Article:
The last few films released by Disney/Pixar have been disappointing to say the least. We all know it, there’s no need to act like they haven’t been. Cars 2 was a complete waste of time, and was the studio’s first pure cash grab (and Rotten film on Rotten Tomatoes), and despite it’s Oscar win, Brave was nothing more than your standard non-Pixar Disney flick. Good, but forgettable. Luckily, with the prequel to 2001’s Monsters Inc., Pixar have finally returned to making great films.
In Monsters Inc., we were introduced to the scaring duo of Mike Wazowski (Billy Crystal) and James P. Sullivan (John Goodman), two of the best scarers at Monsters Inc, a company that harvests the screams of children. Mike and Sullivan accidentally manage to bring back a child to Monstropolis, the hidden world where Monsters reside, that also runs on those harvested screams. This time around we get to see how Mike and Sullivan developed their friendship and learned to be top screamers at, you guessed it, Monsters University!
While Monsters University doesn’t quite have the same amount of heart and originality that Monsters Inc. had, it still largely works as a whole, solidifying itself as the best Pixar film since Toy Story 3. The first film’s focus on the relationship of Mike and Boo is what largely gave that film so much emotional weight. Enough to make this guy well up in the last 10 seconds every single time I watch it. University doesn’t quite pack that deep of a punch, but it’s heart is still in the right places. Focusing more on not counting out the ones that don’t fit in. Upon the start of the film, Sullivan and Mike were on opposite ends of the spectrum. Sullivan was an arrogant “frat monster”, if you will, and Mike was the typical smart guy, and neither got along with each other. Throughout the film, Sullivan learns those important lessons of accepting the “uncool” and that friendship is more important than social status. It uses a few cliche plot devices here and there, but manages to still feel genuine.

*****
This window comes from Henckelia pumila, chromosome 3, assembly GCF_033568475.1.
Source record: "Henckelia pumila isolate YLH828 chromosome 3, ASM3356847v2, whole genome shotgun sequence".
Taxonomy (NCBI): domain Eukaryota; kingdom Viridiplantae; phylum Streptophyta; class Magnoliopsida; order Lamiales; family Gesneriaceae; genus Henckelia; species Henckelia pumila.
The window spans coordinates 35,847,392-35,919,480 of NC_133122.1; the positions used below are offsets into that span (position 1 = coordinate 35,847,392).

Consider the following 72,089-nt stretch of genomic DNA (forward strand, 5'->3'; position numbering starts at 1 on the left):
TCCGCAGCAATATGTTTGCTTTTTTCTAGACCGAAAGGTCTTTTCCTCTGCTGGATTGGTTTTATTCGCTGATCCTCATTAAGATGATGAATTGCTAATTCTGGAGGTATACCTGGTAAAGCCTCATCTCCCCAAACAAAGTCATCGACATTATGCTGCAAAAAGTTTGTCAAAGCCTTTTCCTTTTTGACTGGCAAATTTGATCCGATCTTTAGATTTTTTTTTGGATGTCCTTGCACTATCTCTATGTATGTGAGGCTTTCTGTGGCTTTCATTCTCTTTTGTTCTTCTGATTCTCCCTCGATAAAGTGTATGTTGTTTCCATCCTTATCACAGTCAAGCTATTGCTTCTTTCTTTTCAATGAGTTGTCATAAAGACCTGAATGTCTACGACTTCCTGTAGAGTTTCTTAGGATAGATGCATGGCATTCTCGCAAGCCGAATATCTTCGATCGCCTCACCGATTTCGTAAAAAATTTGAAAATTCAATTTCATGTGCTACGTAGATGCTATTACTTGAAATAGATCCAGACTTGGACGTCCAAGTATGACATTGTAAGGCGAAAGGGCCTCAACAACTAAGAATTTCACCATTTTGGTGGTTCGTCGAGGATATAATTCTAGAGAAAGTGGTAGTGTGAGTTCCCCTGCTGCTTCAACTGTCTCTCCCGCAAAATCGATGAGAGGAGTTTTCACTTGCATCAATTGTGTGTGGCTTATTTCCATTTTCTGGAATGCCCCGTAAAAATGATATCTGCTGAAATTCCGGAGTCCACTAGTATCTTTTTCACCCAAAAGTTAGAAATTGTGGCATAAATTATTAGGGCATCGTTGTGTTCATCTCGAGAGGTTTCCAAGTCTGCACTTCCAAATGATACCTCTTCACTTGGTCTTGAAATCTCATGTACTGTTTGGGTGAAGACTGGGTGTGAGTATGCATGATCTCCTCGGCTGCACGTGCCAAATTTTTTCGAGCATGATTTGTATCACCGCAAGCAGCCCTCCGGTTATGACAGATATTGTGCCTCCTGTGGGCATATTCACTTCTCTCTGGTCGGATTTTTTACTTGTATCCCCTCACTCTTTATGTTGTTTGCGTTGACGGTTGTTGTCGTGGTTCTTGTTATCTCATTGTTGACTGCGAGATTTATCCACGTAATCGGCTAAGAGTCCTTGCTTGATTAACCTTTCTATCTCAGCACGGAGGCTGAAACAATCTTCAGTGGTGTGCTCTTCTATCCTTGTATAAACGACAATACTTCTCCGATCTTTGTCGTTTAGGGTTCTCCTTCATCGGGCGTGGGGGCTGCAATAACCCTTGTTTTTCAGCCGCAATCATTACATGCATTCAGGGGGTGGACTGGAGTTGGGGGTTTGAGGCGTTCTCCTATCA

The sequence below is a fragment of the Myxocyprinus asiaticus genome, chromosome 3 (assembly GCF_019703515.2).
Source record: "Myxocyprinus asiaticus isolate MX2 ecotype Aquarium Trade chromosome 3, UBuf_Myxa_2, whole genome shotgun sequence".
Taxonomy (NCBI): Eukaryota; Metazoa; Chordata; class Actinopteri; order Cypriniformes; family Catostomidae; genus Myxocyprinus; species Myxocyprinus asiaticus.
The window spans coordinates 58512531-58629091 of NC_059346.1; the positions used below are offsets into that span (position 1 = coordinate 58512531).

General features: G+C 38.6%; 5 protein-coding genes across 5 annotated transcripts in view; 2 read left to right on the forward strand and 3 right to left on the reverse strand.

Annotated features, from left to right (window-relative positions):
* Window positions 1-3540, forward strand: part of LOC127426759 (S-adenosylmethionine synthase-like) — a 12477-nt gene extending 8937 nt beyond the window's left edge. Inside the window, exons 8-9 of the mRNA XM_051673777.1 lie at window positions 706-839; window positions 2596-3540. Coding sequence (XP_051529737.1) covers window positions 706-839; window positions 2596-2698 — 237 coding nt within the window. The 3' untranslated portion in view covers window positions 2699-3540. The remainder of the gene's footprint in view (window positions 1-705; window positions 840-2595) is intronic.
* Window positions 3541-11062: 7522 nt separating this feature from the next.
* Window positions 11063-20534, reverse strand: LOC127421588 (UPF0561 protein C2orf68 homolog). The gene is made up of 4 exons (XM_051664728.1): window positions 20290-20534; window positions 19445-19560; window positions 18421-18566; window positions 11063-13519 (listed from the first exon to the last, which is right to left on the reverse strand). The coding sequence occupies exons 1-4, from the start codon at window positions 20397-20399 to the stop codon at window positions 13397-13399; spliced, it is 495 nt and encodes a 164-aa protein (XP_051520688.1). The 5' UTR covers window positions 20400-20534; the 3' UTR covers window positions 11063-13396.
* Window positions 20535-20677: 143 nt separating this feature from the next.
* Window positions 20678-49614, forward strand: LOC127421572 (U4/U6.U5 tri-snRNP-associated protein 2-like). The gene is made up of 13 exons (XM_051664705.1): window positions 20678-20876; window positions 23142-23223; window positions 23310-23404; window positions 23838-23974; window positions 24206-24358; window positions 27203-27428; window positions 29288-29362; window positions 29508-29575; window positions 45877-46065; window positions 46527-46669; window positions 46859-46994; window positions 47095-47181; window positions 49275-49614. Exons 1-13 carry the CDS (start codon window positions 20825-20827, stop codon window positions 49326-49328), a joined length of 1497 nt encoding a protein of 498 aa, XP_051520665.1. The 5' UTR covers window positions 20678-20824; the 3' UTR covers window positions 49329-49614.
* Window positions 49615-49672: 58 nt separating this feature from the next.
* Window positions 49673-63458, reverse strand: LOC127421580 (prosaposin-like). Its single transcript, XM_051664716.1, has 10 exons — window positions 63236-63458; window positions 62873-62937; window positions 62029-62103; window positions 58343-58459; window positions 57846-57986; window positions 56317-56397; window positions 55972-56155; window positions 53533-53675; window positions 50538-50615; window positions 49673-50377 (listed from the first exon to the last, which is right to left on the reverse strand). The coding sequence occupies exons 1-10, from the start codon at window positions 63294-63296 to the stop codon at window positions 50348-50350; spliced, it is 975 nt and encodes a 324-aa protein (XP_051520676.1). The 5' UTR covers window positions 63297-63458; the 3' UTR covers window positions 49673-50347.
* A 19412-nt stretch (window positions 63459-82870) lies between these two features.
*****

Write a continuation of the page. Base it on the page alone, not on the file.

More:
There were definitely some elements that I really appreciated about the film, that would normally have gone in a more unrealistic direction were it any other film. Such as the end of the film, instead of the screenwriters just simply handing Mike and Sully high level jobs at Monsters Inc. (because life is a silver platter according to 95% of kids films), the two characters were given low paying mail room jobs, and through a brief montage are shown genuinely working hard up the Monsters Inc. ladder from Mail Room, to Janitors, up and up and up until they rightfully earned their jobs as Scarers. Another good example is how despite the dean of MU giving them the old “you surprised me and I’m proud of you” approval speech, the two characters still must deal with the negative repercussions of an event that happens prior. Both of these are important life lessons for kids to see, and one that Pixar has shown are capable of doing so well.
As usual, proceeding Monsters University is a brand new Pixar short titled The Blue Umbrella that tells of a Blue Umbrella who sets eyes on a nearbye Red Umbrella and immediately falls in love, but is kept apart during a heavy rainstorm and other events. The most impressive aspect of the short, is it’s animation. It wasn’t until the end of the short that I realized the entire thing wasn’t a live action piece with some digital animation added in. I can’t think of any other Pixar film or short that looked as photorealistic as The Blue Umbrella. It’s truly a marvel. Not to mention, that per Pixar’s norm, the short somehow manages to bring out the waterworks within the piece’s five minute run time. I can already smell an Oscar Short Form nomination.
So while Monsters University might not be as great as the film that it’s acting as a prequel for, it still acts as a much needed improvement over the last two Pixar Disappointments. It would be nice to see the animation studio stop feeling like they have to rely on sequels and prequels to be succesful, as they’ve been doing of late, but at least University is a step in the right direction, quality wise. When looking in hindsight at the film’s short-comings, all you can really say to yourself is, “At least it’s not Cars 2.”
I give Monsters University a 4 out of 5.
By Richard Pepper